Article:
Waving the Flag: Constructing a National Cinema in Britain

Waving the Flag: Constructing a National Cinema in Britain

Waving the Flag: Constructing a National Cinema in Britain

Waving the Flag: Constructing a National Cinema in Britain

Synopsis

What does it mean to talk about a "national" cinema? To what extent can British cinema, dominated for so many years by Hollywood, be considered a national cinema? Andrew Higson investigates these questions from a historical point of view. Challenging the received wisdoms of British cinema history, and combining detailed analyses of film texts from the early 1920s to the 1940s with studies of industrial and cultural contexts, Waving the Flag is an impressive and wide-ranging survey of the concept of national cinema.

Excerpt

At the turn of the century, British film-makers were among the most enterprising in the world. By the First World War, this initiative had been lost to the American film industry and, ever since, British screens have been dominated by Hollywood films. Various measures have been adopted by British film-makers, the film industry, the state, and various self-appointed guardians of the film culture in an effort to establish and maintain a national cinema in the face of this competition. In the pages that follow, I will be exploring some of the more pervasive cultural and economic forms that this construction of a national cinema has taken.

The materials with which I will be dealing include films, the industry which produces and presents those films, and the culture which consumes them--in particular what I call the intellectual film culture. One of my central arguments is that critical discourses do not simply describe an already existing national cinema, but that they themselves produce the national cinema in their utterances. This is not to deny that the film industry has produced a huge range of films over the years. Of course it has, but descriptions of British cinema as a national cinema do not generally attempt to embrace all such activity. On the contrary, they tend to be far more selective in promoting one particular reading of British cinema over others. Similarly, representations of the nation in British films are not reflections of the actual formation of the nation-state, but rather ideological constructions of 'the nation', a publicly imagined sense of community and cultural space. Another of my concerns here will be to examine the sorts of representations which have dominated at least certain traditions of British cinema.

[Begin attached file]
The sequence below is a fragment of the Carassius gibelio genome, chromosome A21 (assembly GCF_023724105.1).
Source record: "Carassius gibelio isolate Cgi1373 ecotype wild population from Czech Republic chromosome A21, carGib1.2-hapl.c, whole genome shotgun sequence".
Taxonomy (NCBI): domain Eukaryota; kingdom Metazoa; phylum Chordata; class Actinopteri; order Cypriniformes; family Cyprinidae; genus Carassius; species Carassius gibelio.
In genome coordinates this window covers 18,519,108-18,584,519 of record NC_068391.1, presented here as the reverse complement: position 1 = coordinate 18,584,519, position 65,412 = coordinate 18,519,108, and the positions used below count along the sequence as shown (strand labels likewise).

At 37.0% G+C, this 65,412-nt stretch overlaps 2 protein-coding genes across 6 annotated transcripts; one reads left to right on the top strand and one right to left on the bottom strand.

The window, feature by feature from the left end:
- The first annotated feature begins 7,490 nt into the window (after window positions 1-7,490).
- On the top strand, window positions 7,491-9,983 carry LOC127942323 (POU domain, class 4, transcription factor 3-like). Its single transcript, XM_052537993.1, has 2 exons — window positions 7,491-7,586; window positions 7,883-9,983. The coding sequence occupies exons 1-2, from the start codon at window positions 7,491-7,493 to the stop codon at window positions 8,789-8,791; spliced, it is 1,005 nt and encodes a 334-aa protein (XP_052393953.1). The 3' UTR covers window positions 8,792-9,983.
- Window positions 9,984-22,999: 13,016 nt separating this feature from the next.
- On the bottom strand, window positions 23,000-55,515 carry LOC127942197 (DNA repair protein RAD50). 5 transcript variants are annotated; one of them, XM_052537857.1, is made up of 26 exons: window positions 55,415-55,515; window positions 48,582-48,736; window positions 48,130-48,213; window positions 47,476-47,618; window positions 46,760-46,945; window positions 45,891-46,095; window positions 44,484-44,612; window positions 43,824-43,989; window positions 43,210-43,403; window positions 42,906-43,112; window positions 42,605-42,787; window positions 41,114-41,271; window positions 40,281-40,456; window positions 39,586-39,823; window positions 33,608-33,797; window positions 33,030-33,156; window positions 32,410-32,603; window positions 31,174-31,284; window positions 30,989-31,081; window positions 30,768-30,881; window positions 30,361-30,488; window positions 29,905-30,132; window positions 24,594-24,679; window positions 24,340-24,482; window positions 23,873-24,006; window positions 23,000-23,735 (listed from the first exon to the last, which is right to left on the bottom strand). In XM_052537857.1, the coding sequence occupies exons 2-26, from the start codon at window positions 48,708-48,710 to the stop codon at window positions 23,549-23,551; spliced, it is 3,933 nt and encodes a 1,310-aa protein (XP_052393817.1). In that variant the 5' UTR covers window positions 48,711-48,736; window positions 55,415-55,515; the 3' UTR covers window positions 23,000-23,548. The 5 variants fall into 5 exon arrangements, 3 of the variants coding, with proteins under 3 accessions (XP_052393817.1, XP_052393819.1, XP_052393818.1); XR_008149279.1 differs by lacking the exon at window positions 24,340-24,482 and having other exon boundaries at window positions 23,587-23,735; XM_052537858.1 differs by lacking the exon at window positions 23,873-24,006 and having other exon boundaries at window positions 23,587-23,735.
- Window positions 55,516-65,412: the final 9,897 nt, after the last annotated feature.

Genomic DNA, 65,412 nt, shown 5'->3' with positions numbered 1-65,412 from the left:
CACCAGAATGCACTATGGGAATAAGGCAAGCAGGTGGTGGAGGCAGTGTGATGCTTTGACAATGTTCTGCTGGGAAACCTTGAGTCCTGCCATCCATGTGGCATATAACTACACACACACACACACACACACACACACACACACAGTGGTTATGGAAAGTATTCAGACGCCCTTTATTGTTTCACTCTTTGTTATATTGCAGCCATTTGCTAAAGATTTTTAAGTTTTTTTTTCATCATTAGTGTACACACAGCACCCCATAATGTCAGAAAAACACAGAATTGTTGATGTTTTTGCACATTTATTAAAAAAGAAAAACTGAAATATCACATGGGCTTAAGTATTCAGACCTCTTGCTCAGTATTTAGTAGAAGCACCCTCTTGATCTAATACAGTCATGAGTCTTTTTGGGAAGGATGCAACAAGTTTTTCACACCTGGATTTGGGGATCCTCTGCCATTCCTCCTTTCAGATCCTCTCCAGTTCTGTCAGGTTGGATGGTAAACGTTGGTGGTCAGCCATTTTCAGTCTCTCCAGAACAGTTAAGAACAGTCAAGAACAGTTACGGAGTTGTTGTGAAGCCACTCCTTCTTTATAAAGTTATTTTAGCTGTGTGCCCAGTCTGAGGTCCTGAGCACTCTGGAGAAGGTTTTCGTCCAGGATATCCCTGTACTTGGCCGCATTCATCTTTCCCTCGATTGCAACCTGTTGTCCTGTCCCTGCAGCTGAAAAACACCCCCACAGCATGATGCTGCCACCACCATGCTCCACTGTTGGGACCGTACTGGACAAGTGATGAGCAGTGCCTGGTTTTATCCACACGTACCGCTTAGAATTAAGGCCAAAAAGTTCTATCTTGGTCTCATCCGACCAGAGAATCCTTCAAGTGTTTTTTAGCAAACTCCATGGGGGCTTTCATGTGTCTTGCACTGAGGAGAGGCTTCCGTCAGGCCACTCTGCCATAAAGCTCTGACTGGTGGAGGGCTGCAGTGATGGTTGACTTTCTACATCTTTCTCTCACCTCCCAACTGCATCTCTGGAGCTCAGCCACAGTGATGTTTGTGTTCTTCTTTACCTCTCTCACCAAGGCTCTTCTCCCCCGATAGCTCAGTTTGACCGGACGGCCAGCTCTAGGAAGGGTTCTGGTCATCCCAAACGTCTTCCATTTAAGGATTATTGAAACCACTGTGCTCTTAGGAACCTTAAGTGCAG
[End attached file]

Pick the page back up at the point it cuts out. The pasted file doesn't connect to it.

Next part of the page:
The core of the book is made up of three detailed case-studies which explore different but often interdependent areas of British film practice which have in various ways been interpreted as models for the construction of a national cinema in Britain. The case-studies illustrate different strategies for attempting to secure or maintain a significant and profitable share of the film market. One such strategy has been competition with Hollywood as the international market leader by attempting to emulate its films. Another strategy has been the differentiation of British films from Hollywood, sometimes by drawing on specifically British popular cultural traditions, sometimes by attempting to establish some form of art cinema.

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